Benefits of Chlorophyll

By Dr. Mark Drucker

Estimated reading time: 3 minutes

Updated April 6, 2020

Within every photosynthesizing plant cell on this planet is the green pigment, chlorophyll. It’s used by plants to harness the sun’s power, split water molecules and recombine them with carbon dioxide to create stored energy in the form of carbohydrates.

We depend on this green magic for the food we eat. And just as importantly, we depend on it to produce the life-giving gas we breathe, oxygen.

The health benefits of chlorophyll have been largely forgotten over the last 70 years, but holistic health experts are starting to rediscover them.

Chlorophyll And Human Blood

Chlorophyll is very similar in structure to the pigment that allows our blood to transport oxygen, heme. Both contain a specific chemical structure called a porphyrin ring. In the center of chlorophyll’s porphyrin ring is a magnesium atom. In the middle of the heme’s ring is iron.

Long-overlooked preliminary research and some more recent case study reports indicate chlorophyll-rich foods and chlorophyll extracts may help support production of red blood cells. Some of the research indicates that chlorophyll supplies the body with porphyrin rings, making it easier for the body to manufacture heme, necessary for increasing a healthy red blood cell count.

The health benefits of chlorophyll seem to go even further.

Chlorophyll's Forgotten History

In 1930, Dr. Hans Fisher won a Nobel prize for mapping out heme's molecular structure. When he showed how similar it was to chlorophyll, he ignited a wave of medical research on chlorophyll.

The results captured the attention of surgeons and the public. An experimental study with kids using chlorophyll-laced toothpaste showed 2-3 times better dental health than kids who used the plain old stuff. Respiratory specialists, Drs. Robert Ridpath and T. Carroll Davis used chlorophyll treatments with over 1000 patients. They reported that there was not a single case in which chlorophyll didn't help their patients enjoy good respiratory health. Soon breath mints, toothpaste and even toilet paper were being made with chlorophyll.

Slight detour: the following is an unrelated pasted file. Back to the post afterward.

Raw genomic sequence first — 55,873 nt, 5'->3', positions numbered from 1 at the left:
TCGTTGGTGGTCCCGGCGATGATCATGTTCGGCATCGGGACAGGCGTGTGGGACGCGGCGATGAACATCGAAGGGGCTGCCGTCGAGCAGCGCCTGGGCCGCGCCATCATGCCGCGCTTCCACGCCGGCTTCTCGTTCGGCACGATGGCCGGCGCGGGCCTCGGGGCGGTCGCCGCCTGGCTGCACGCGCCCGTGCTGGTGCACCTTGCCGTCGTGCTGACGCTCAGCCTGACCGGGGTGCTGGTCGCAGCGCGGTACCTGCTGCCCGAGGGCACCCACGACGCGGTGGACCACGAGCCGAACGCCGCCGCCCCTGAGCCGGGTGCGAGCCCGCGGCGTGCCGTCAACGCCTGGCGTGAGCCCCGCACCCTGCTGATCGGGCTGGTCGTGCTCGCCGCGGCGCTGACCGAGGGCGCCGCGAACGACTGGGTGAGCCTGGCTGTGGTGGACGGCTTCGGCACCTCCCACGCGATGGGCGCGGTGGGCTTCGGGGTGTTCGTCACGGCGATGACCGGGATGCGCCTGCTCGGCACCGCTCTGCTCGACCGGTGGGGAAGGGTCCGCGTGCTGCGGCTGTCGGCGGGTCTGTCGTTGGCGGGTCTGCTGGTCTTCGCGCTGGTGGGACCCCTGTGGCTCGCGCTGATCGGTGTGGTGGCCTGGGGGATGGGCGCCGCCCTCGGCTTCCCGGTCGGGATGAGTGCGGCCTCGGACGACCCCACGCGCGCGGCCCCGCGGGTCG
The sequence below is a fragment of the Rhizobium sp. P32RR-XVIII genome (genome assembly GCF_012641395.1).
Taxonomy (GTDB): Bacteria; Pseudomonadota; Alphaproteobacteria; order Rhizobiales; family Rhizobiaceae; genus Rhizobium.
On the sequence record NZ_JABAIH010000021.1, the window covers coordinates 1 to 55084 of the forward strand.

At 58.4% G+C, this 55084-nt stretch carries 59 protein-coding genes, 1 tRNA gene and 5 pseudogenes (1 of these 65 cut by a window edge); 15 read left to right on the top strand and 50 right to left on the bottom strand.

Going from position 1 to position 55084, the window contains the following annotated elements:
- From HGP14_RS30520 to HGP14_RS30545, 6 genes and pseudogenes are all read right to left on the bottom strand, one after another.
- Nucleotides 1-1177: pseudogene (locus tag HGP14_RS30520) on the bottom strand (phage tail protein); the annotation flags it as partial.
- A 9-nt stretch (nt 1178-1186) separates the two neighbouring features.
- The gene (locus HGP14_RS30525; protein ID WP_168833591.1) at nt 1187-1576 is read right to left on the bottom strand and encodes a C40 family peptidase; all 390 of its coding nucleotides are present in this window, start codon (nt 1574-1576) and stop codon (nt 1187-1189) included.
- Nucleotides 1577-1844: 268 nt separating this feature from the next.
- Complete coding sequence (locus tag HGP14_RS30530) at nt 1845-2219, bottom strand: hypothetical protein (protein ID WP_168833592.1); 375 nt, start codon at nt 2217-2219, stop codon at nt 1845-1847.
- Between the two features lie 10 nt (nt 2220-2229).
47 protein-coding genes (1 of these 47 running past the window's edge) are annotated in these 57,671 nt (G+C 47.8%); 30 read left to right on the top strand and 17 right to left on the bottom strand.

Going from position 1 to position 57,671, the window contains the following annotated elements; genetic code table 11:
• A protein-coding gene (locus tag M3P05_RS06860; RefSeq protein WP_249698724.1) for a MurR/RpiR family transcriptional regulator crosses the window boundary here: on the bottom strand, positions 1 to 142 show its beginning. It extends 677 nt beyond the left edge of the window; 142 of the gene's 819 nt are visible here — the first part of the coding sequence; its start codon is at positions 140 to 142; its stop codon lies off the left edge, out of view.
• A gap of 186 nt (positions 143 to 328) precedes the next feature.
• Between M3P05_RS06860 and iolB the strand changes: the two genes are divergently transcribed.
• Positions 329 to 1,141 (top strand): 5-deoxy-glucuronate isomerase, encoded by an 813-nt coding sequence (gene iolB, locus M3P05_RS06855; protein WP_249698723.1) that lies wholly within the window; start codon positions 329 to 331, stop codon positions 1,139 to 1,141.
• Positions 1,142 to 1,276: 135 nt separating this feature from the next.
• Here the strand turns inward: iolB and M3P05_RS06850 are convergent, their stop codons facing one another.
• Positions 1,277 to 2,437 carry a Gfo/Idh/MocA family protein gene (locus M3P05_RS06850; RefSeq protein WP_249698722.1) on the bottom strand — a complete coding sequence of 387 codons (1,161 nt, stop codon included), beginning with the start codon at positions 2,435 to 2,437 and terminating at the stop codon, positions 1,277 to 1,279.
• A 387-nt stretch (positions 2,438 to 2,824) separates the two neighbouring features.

Unfortunately, the chlorophyll craze of the 1930's and 40's dissipated with the discovery of antibiotics. Since then, there has been limited research on this special green pigment. And even the documented cases of the 1940's were not conducted carefully as full-scale clinical trials, so we still don't have irrefutable documentation of these many chlorophyll health benefits. However, integrative doctors and medical researchers are returning to chlorophyll's magic with renewed interest.

The Rediscovery Of Chlorophyll's Concentrated Cleaning Power

In 2005, a group of German researchers published a study in the journal Carcinogenesis, showing that chlorophyll supplementation seemed to be good for the colon. According to the researchers, it seemed that chlorophyll may block the absorption of its look-alike molecule, heme, in the colon, helping to keep the colon walls smooth and healthy.

These studies are only two and preliminary ones at that. However, they hint at what's to come. And they echo what I've found case by case in my own practice. I urge my patients to make good use of chlorophyll in their diet. It's like an “internal shower” helping to clean the bowels.

According to the late Dr. Bernard Jensen, holistic health pioneer and author of Chlorella, Gem of the Orient, Chlorophyll is the greatest natural tissue cleansing agent known to man.

And one of the best sources of chlorophyll is chlorella. With 8 times more concentrated chlorophyll than wheat grass, and 10 times more than barley and at least 20 times as much as alfalfa, chlorella has more concentrated chlorophyll than any other plant on the planet.